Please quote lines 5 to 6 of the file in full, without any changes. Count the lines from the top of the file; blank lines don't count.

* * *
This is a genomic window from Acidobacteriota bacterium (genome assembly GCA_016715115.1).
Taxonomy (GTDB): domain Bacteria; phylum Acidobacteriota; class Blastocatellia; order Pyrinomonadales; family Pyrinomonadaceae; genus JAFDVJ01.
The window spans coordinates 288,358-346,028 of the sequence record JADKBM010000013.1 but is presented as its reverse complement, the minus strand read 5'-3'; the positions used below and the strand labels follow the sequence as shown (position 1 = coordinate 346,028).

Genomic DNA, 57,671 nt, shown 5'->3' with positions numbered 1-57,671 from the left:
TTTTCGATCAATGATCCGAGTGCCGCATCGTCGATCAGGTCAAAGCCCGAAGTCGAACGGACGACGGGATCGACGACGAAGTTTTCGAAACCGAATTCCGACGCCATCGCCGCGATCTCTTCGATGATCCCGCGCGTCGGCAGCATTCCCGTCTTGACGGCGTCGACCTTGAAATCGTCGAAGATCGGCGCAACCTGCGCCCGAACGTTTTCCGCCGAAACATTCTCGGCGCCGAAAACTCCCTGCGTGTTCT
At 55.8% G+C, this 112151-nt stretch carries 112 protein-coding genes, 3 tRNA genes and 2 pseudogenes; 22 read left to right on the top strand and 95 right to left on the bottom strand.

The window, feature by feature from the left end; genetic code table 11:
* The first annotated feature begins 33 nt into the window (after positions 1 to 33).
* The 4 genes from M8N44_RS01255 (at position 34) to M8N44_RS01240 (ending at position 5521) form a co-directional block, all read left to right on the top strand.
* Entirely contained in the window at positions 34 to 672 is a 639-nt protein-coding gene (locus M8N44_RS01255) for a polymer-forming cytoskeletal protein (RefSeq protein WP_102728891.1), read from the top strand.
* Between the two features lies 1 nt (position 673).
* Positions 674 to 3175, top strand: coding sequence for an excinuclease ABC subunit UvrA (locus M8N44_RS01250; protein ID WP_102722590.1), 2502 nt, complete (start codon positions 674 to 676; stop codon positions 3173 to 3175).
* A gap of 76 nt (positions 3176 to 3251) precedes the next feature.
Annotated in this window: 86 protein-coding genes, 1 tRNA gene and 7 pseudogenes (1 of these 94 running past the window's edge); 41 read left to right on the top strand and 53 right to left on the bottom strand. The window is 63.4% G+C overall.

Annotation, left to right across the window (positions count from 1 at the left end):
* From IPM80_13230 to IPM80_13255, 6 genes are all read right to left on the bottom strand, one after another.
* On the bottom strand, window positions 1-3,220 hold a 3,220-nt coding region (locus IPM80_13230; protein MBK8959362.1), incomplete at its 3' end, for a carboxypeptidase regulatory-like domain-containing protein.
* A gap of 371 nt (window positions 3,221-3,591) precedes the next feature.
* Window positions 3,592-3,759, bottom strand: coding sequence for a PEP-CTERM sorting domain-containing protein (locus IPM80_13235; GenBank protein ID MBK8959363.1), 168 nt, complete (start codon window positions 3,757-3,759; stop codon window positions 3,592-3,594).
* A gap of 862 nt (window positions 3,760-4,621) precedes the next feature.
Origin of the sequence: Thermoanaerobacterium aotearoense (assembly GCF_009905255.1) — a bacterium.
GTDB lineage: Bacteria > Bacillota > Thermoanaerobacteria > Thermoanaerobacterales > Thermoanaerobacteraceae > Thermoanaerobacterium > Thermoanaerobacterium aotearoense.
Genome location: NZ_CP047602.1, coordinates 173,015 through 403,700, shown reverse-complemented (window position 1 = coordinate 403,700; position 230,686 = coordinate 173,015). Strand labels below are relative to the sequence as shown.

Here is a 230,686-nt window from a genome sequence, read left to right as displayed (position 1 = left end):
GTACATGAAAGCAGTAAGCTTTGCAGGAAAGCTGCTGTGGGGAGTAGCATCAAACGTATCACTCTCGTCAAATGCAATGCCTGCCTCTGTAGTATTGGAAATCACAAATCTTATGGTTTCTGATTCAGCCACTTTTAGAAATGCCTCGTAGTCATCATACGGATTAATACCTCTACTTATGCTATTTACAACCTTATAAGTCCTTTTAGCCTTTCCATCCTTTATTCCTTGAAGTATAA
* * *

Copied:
TTTTCGATCAATGATCCGAGTGCCGCATCGTCGATCAGGTCAAAGCCCGAAGTCGAACGGACGACGGGATCGACGACGAAGTTTTCGAAACCGAATTCCGACGCCATCGCCGCGATCTCTTCGATGATCCCGCGCGTCGGCAGCATTCCCGTCTTGACGGCGTCGACCTTGAAATCGTCGAAGATCGGCGCAACCTGCGCCCGAACGTTTTCCGCCGAAACATTCTCGGCGCCGAAAACTCCCTGCGTGTTCT
At 55.8% G+C, this 112151-nt stretch carries 112 protein-coding genes, 3 tRNA genes and 2 pseudogenes; 22 read left to right on the top strand and 95 right to left on the bottom strand.